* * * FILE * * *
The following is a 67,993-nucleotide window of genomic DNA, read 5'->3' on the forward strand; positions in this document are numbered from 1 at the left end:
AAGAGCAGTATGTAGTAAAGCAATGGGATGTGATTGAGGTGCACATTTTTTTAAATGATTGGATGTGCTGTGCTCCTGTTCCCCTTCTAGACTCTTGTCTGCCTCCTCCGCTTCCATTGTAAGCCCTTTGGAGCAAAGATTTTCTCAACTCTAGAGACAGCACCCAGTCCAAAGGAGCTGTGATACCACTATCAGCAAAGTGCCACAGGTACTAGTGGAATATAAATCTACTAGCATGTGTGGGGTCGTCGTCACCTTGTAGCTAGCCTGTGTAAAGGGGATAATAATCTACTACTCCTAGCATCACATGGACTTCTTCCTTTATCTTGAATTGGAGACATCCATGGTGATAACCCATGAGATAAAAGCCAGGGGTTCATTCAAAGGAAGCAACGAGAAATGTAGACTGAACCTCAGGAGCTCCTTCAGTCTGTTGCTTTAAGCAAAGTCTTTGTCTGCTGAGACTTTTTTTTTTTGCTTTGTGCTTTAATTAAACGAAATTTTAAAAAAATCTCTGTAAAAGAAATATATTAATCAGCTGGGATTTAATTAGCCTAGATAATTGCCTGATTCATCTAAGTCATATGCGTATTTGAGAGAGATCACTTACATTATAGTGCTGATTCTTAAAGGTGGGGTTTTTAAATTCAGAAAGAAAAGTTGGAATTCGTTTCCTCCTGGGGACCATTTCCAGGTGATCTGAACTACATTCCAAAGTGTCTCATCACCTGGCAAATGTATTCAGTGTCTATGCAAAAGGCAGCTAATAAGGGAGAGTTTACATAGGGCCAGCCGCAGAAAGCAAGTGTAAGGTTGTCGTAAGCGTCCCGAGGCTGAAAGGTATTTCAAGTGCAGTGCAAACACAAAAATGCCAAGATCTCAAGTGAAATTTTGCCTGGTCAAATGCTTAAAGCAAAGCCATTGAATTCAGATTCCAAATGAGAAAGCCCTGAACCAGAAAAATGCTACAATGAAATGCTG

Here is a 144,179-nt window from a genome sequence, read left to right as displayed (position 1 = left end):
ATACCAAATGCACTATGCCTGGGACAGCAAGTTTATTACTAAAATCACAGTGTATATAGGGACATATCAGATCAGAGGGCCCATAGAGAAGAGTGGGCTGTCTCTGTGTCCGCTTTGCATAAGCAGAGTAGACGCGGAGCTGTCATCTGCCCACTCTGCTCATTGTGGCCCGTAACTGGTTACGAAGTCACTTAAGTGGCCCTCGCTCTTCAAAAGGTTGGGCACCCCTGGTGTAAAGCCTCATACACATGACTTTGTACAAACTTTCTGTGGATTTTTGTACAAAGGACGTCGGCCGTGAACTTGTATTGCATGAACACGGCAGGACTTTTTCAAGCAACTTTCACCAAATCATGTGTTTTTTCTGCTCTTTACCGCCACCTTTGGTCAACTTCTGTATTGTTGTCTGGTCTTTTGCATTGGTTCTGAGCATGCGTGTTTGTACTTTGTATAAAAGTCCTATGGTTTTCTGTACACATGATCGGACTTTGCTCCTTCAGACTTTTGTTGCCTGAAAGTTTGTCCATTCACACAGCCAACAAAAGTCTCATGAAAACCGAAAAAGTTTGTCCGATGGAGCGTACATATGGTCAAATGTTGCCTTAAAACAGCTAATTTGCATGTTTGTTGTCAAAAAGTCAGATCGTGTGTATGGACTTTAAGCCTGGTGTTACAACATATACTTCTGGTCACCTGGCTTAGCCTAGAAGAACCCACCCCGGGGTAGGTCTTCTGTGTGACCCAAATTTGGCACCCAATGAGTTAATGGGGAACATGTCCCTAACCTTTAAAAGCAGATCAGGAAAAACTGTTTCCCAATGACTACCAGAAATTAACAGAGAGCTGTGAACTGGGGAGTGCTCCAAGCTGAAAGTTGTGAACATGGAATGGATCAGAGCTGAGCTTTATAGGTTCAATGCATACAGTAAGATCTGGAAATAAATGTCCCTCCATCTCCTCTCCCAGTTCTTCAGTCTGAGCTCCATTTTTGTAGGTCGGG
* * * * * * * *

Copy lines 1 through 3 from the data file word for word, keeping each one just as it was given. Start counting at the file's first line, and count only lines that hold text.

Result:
The following is a 67,993-nucleotide window of genomic DNA, read 5'->3' on the forward strand; positions in this document are numbered from 1 at the left end:
AAGAGCAGTATGTAGTAAAGCAATGGGATGTGATTGAGGTGCACATTTTTTTAAATGATTGGATGTGCTGTGCTCCTGTTCCCCTTCTAGACTCTTGTCTGCCTCCTCCGCTTCCATTGTAAGCCCTTTGGAGCAAAGATTTTCTCAACTCTAGAGACAGCACCCAGTCCAAAGGAGCTGTGATACCACTATCAGCAAAGTGCCACAGGTACTAGTGGAATATAAATCTACTAGCATGTGTGGGGTCGTCGTCACCTTGTAGCTAGCCTGTGTAAAGGGGATAATAATCTACTACTCCTAGCATCACATGGACTTCTTCCTTTATCTTGAATTGGAGACATCCATGGTGATAACCCATGAGATAAAAGCCAGGGGTTCATTCAAAGGAAGCAACGAGAAATGTAGACTGAACCTCAGGAGCTCCTTCAGTCTGTTGCTTTAAGCAAAGTCTTTGTCTGCTGAGACTTTTTTTTTTTGCTTTGTGCTTTAATTAAACGAAATTTTAAAAAAATCTCTGTAAAAGAAATATATTAATCAGCTGGGATTTAATTAGCCTAGATAATTGCCTGATTCATCTAAGTCATATGCGTATTTGAGAGAGATCACTTACATTATAGTGCTGATTCTTAAAGGTGGGGTTTTTAAATTCAGAAAGAAAAGTTGGAATTCGTTTCCTCCTGGGGACCATTTCCAGGTGATCTGAACTACATTCCAAAGTGTCTCATCACCTGGCAAATGTATTCAGTGTCTATGCAAAAGGCAGCTAATAAGGGAGAGTTTACATAGGGCCAGCCGCAGAAAGCAAGTGTAAGGTTGTCGTAAGCGTCCCGAGGCTGAAAGGTATTTCAAGTGCAGTGCAAACACAAAAATGCCAAGATCTCAAGTGAAATTTTGCCTGGTCAAATGCTTAAAGCAAAGCCATTGAATTCAGATTCCAAATGAGAAAGCCCTGAACCAGAAAAATGCTACAATGAAATGCTG

Here is a 144,179-nt window from a genome sequence, read left to right as displayed (position 1 = left end):